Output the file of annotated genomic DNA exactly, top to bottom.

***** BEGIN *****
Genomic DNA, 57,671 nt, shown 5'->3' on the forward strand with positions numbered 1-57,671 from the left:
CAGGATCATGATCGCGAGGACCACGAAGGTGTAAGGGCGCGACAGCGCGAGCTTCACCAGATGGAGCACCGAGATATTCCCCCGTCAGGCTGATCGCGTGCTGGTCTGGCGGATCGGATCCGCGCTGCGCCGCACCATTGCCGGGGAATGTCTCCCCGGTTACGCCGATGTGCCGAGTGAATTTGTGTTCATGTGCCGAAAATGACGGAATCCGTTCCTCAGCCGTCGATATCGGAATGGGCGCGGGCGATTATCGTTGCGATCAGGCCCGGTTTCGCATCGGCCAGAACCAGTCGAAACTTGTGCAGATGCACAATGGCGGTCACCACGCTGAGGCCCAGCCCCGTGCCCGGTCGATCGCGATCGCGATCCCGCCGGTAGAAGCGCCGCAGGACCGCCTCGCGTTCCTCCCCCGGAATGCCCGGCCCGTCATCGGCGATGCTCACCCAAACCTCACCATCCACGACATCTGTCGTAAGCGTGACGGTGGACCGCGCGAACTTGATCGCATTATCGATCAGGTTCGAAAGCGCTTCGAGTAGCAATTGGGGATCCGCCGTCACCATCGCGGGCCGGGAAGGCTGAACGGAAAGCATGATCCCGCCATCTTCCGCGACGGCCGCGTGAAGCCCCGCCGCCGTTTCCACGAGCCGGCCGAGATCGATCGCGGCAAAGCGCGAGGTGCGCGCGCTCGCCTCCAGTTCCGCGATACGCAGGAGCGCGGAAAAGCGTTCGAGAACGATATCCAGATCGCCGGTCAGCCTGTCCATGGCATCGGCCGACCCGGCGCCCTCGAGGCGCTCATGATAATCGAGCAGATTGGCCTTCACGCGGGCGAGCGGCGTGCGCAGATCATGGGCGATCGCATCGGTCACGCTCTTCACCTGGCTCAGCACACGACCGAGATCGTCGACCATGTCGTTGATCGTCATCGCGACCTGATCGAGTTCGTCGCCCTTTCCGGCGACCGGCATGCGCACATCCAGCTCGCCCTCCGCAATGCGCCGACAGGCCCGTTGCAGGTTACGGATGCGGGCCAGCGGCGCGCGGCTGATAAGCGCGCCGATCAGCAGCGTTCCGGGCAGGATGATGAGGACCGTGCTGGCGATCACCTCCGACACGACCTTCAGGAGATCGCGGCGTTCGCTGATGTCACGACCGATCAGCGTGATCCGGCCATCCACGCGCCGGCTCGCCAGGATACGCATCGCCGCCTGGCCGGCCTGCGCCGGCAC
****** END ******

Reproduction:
Genomic DNA, 57,671 nt, shown 5'->3' on the forward strand with positions numbered 1-57,671 from the left:
CAGGATCATGATCGCGAGGACCACGAAGGTGTAAGGGCGCGACAGCGCGAGCTTCACCAGATGGAGCACCGAGATATTCCCCCGTCAGGCTGATCGCGTGCTGGTCTGGCGGATCGGATCCGCGCTGCGCCGCACCATTGCCGGGGAATGTCTCCCCGGTTACGCCGATGTGCCGAGTGAATTTGTGTTCATGTGCCGAAAATGACGGAATCCGTTCCTCAGCCGTCGATATCGGAATGGGCGCGGGCGATTATCGTTGCGATCAGGCCCGGTTTCGCATCGGCCAGAACCAGTCGAAACTTGTGCAGATGCACAATGGCGGTCACCACGCTGAGGCCCAGCCCCGTGCCCGGTCGATCGCGATCGCGATCCCGCCGGTAGAAGCGCCGCAGGACCGCCTCGCGTTCCTCCCCCGGAATGCCCGGCCCGTCATCGGCGATGCTCACCCAAACCTCACCATCCACGACATCTGTCGTAAGCGTGACGGTGGACCGCGCGAACTTGATCGCATTATCGATCAGGTTCGAAAGCGCTTCGAGTAGCAATTGGGGATCCGCCGTCACCATCGCGGGCCGGGAAGGCTGAACGGAAAGCATGATCCCGCCATCTTCCGCGACGGCCGCGTGAAGCCCCGCCGCCGTTTCCACGAGCCGGCCGAGATCGATCGCGGCAAAGCGCGAGGTGCGCGCGCTCGCCTCCAGTTCCGCGATACGCAGGAGCGCGGAAAAGCGTTCGAGAACGATATCCAGATCGCCGGTCAGCCTGTCCATGGCATCGGCCGACCCGGCGCCCTCGAGGCGCTCATGATAATCGAGCAGATTGGCCTTCACGCGGGCGAGCGGCGTGCGCAGATCATGGGCGATCGCATCGGTCACGCTCTTCACCTGGCTCAGCACACGACCGAGATCGTCGACCATGTCGTTGATCGTCATCGCGACCTGATCGAGTTCGTCGCCCTTTCCGGCGACCGGCATGCGCACATCCAGCTCGCCCTCCGCAATGCGCCGACAGGCCCGTTGCAGGTTACGGATGCGGGCCAGCGGCGCGCGGCTGATAAGCGCGCCGATCAGCAGCGTTCCGGGCAGGATGATGAGGACCGTGCTGGCGATCACCTCCGACACGACCTTCAGGAGATCGCGGCGTTCGCTGATGTCACGACCGATCAGCGTGATCCGGCCATCCACGCGCCGGCTCGCCAGGATACGCATCGCCGCCTGGCCGGCCTGCGCCGGCAC